The average output of nuclear plants is only about 60 percent of designed capacity, because many plants are forced to shut down frequently for repairs and maintenance. In the 1980s, the time required for construction of a nuclear reactor typically ranged from 8 to 14 years. The real roots of this problem lie in faulty and incomplete design work, inadequate quality control during construction and poor management.
General safety issues plague the nuclear power industry. These include the capability of safety control systems to survive fires, earthquakes or hydrogen explosions; the capability of reactor systems to respond to an emergency shutdown command; and the capability of a plant to withstand the loss of power needed to operate safety systems.
A typical nuclear power plant generates over 30 metric tons of highly radioactive material, which remains hazardous to humans for thousands of years. There is no easy solution to the disposal of nuclear waste.
According to Greenpeace, a 1989 Lou Harris poll found 62 percent of U.S. citizens strongly opposed to nuclear power.
Like the environmental movement, the animal rights movement, and the fair trade movement, the antinuclear movement has grown in past decades from a radical fringe element into a mainstream public concern. Questions to ask proponents of nuclear power are as follows:
1) How will the Nuclear Regulatory Commission (NRC) define safety standards for new reactors?
2) Will the quality of construction be better than in the past?
3) Where and how will the additional nuclear wastes generated by new plants be disposed of?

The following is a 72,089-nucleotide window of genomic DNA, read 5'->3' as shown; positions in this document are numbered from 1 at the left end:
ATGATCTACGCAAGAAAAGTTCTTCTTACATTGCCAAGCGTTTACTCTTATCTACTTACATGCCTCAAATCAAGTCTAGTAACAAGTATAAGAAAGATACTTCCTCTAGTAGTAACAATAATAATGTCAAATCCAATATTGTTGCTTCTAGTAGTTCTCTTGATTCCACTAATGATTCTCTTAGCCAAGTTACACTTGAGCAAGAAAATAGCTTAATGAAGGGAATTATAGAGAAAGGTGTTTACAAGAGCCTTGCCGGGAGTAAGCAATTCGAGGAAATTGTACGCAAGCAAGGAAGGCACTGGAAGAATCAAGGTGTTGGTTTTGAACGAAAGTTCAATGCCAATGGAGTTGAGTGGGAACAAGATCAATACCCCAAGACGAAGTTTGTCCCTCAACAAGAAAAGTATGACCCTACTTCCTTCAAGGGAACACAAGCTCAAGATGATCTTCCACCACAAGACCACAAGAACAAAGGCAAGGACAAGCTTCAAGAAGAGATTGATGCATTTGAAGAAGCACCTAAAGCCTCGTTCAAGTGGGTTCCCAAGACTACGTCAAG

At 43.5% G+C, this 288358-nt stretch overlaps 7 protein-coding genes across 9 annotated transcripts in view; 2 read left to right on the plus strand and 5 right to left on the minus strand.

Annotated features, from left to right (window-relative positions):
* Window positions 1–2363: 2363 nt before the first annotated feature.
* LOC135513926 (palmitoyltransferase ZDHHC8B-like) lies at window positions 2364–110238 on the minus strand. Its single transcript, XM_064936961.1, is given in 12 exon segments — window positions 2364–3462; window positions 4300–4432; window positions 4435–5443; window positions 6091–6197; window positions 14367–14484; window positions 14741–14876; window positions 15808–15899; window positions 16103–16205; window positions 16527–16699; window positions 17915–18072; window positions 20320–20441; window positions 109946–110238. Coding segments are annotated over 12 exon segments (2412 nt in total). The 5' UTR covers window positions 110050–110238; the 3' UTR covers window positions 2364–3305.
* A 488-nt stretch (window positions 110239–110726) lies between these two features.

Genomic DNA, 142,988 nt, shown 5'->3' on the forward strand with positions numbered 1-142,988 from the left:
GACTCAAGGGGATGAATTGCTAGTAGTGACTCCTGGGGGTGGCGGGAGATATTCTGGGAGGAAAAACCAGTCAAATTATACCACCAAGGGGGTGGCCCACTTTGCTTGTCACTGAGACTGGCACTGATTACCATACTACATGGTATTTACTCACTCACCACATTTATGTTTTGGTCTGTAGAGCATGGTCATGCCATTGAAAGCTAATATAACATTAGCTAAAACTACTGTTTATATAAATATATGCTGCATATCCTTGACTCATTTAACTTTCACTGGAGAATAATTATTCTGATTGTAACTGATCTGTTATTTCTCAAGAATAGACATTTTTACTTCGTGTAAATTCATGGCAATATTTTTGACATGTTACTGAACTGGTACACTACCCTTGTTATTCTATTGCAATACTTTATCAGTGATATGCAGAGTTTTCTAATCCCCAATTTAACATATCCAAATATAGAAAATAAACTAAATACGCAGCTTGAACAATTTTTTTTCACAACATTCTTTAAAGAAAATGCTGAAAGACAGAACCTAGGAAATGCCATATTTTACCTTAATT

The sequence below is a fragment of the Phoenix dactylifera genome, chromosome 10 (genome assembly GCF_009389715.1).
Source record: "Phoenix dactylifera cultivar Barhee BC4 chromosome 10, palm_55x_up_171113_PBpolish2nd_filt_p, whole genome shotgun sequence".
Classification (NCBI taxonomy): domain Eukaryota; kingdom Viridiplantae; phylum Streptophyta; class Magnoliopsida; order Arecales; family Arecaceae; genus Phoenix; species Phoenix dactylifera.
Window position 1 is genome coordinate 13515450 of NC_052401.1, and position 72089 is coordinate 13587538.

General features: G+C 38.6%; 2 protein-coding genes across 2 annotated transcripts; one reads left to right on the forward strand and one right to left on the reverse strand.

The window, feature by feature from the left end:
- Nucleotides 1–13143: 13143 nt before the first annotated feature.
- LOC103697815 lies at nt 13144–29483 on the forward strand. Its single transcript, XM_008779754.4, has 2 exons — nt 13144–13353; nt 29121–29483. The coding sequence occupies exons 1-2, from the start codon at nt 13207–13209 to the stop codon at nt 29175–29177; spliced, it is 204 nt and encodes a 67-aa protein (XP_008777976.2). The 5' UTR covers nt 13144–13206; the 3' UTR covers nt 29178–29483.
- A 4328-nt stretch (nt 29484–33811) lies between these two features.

4) Will the nuclear industry be more willing to accept stringent regulation and enforcement than it has been in the past?
Until these questions are answered satisfactorily, nuclear power remains a risky solution to the energy crisis.
A pamphlet put out by Compassion Over Killing says raising animals for food is one of the leading causes of both pollution and resource depletion today.
According to a recent United Nations report, Livestock's Long Shadow, raising chickens, turkeys, pigs, and other animals for food causes more greenhouse gas emissions than all the cars, trucks and other forms of transportation combined.
Researchers from the University of Chicago similarly concluded that a vegetarian diet is the most energy efficient, and the average American does more to reduce global warming emissions by not eating animal products than by switching to a hybrid car.
It takes nearly one gallon of fossil fuel and 5,200 gallons of water to produce just one pound of conventionally fed beef. (Mother Jones)
The Worldwatch Institute estimates one pound of steak from a steer raised in a feedlot costs: five pounds of grain, a whopping 2,500 gallons of water, the energy equivalent of a gallon of gasoline, and about 34 pounds of topsoil.
Thirty-three percent of our nation's raw materials and fossil fuels go into livestock destined for slaughter. In a vegan economy, only two percent of our resources will go to the production of food.
According to the editors of World Watch, July/August 2004:
"The human appetite for animal flesh is a driving force behind virtually every major category of environmental damage now threatening the human future -- deforestization, topsoil erosion, fresh water scarcity, air and water pollution, climate change, biodiversity loss, social injustice, the destabilization of communities and the spread of disease."
As an alternative to nuclear power: energy-efficient technology, conserving energy, recycling, veganism, and becoming energy and environmentally conscious are steps we can all embrace towards a sustainable world.